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Digital Forensics and Social Media

A collaborative research group led by Birkbeck's Institute for Criminal Policy Research (ICPR) is launching an important new project to better understand the challenges and opportunities associated with 'digital forensics'. The project will look in particular at evidence derived from posts on social media platforms and communications on messaging applications, and at how such evidence is used in the investigation and prosecution of offline, interpersonal offences.

Digital evidence has been crucial to the development of criminal investigations around the world. In the UK, charges of rape against 22-year-old Liam Allan were dropped after messages from the alleged victim pestering him for 'casual sex' and outlining 'rape fantasies' were uncovered; while in the US, 40-year-old Richard Dabate was found guilty of murdering his wife after data from her FitBit activity tracker showed her heart rate had stopped earlier than in the timeline of events Dabate had given to the police.

However, the use of digital forensics and social media evidence remains controversial. For example, police demands for access to the mobile phones of those reporting have been criticised as overly intrusive by the Victims' Commissioner for England and Wales.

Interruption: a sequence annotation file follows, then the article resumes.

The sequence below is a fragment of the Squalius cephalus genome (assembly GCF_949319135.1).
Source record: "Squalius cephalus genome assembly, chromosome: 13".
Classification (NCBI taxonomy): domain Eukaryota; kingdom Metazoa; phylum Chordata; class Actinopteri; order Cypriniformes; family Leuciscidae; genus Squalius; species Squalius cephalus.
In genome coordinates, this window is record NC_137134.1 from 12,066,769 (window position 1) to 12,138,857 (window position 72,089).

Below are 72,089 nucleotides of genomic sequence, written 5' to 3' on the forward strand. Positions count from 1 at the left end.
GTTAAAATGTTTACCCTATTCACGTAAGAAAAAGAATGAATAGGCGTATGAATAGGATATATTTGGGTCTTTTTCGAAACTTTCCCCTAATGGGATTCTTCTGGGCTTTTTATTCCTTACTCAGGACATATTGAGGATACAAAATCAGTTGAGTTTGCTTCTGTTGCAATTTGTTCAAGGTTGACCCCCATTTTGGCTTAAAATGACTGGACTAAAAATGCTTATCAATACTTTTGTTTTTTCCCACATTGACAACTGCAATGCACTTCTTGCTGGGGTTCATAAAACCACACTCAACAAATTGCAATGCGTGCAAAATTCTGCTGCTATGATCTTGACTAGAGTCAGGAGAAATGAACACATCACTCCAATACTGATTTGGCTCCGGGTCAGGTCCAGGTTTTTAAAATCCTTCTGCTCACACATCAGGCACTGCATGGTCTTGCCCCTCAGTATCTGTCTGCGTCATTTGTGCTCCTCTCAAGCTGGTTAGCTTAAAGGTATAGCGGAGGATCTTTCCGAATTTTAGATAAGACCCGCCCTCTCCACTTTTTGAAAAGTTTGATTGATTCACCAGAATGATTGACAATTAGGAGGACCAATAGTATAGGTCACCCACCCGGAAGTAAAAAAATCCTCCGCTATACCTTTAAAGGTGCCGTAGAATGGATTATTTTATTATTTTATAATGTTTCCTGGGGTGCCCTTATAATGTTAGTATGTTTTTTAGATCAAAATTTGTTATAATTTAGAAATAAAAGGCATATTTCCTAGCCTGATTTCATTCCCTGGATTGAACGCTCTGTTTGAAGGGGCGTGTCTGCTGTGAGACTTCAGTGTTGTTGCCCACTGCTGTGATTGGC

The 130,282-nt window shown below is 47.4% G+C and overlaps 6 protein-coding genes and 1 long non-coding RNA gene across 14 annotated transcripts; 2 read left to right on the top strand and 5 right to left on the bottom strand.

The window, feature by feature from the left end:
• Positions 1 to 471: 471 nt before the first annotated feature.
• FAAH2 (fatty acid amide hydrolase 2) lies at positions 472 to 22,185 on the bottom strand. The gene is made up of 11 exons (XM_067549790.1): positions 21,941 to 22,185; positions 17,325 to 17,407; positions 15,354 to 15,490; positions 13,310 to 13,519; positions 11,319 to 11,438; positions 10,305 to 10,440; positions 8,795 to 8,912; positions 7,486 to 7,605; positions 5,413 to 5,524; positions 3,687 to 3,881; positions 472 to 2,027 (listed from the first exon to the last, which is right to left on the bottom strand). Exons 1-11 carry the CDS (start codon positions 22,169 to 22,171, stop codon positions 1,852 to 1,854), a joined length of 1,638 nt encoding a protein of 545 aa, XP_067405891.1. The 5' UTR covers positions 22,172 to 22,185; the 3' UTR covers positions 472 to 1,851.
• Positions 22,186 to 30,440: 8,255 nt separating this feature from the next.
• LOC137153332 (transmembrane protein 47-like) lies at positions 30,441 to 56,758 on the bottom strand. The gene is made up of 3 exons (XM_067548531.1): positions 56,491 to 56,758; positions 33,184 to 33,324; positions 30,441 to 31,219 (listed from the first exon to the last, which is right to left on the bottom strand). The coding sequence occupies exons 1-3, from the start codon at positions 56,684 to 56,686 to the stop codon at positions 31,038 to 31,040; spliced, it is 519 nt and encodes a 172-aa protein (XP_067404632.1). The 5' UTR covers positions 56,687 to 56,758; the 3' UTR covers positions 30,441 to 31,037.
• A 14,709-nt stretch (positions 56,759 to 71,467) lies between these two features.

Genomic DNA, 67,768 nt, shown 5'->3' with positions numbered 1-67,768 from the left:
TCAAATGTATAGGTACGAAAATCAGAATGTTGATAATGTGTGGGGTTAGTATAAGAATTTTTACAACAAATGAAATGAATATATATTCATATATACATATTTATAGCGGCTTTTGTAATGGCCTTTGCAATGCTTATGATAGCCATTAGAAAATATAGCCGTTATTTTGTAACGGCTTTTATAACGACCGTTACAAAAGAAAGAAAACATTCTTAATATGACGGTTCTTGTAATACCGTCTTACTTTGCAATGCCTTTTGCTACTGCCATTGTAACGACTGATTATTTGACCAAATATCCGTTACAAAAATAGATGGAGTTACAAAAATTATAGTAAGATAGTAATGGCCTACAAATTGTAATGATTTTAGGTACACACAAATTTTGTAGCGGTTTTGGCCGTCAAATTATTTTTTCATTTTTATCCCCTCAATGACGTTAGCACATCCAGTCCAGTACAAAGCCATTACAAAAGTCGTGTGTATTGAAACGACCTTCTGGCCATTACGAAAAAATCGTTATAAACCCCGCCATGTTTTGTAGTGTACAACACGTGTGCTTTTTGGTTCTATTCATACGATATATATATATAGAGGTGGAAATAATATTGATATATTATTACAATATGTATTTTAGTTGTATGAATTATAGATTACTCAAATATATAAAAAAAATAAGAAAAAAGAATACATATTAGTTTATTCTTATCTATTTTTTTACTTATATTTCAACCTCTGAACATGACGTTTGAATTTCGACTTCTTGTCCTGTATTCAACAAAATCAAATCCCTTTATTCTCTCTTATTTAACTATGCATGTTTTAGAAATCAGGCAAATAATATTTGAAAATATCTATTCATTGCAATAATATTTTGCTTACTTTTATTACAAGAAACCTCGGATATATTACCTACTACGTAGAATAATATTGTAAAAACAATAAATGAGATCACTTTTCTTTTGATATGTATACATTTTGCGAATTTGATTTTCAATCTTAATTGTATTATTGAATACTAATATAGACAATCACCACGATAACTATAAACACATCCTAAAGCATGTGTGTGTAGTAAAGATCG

Dr Jessica Jacobson, Director of ICPR, said: "Almost any crime that is committed today gives rise to evidence in digital forms, including evidence from social media and messaging communications. The nature, volume and complexity of ‘social media evidence’ pose multiple challenges but also new opportunities for the investigative and prosecution process."


This research project will explore these challenges and opportunities, by combining a review of policy and procedure with examination of how, in practice, social media evidence has been used in the investigation and prosecution of serious sexual and violent offences. The project aims to produce greater understanding of how best to manage social media evidence and thereby to support fairer and more effective law enforcement."

Funded by the Dawes Trust, the research project will address complex legal and ethical questions about the use of digital forensics and social media evidence, including:

  • What are the technical processes by which social media and messaging content are obtained and preserved for criminal investigations?
  • How adequate is the existing legal, procedural and regulatory framework governing access, seizure, admissibility and presentation of social media evidence?
  • What are the key challenges associated with review, analysis and disclosure of digital communications – including determination of ‘all reasonable lines of inquiry’ where there is a vast quantity of material?
  • What are the implications of the use of social media evidence for the privacy of suspects, victims and witnesses?
  • How can social media evidence best be presented in court?

The research will be conducted by a partnership comprising ICPR, the Birkbeck Institute for Data Analytics, the Jill Dando Institute of Security and Crime Science at UCL, and Perpetuity Research, a consultancy specialising in security, risk and crime prevention.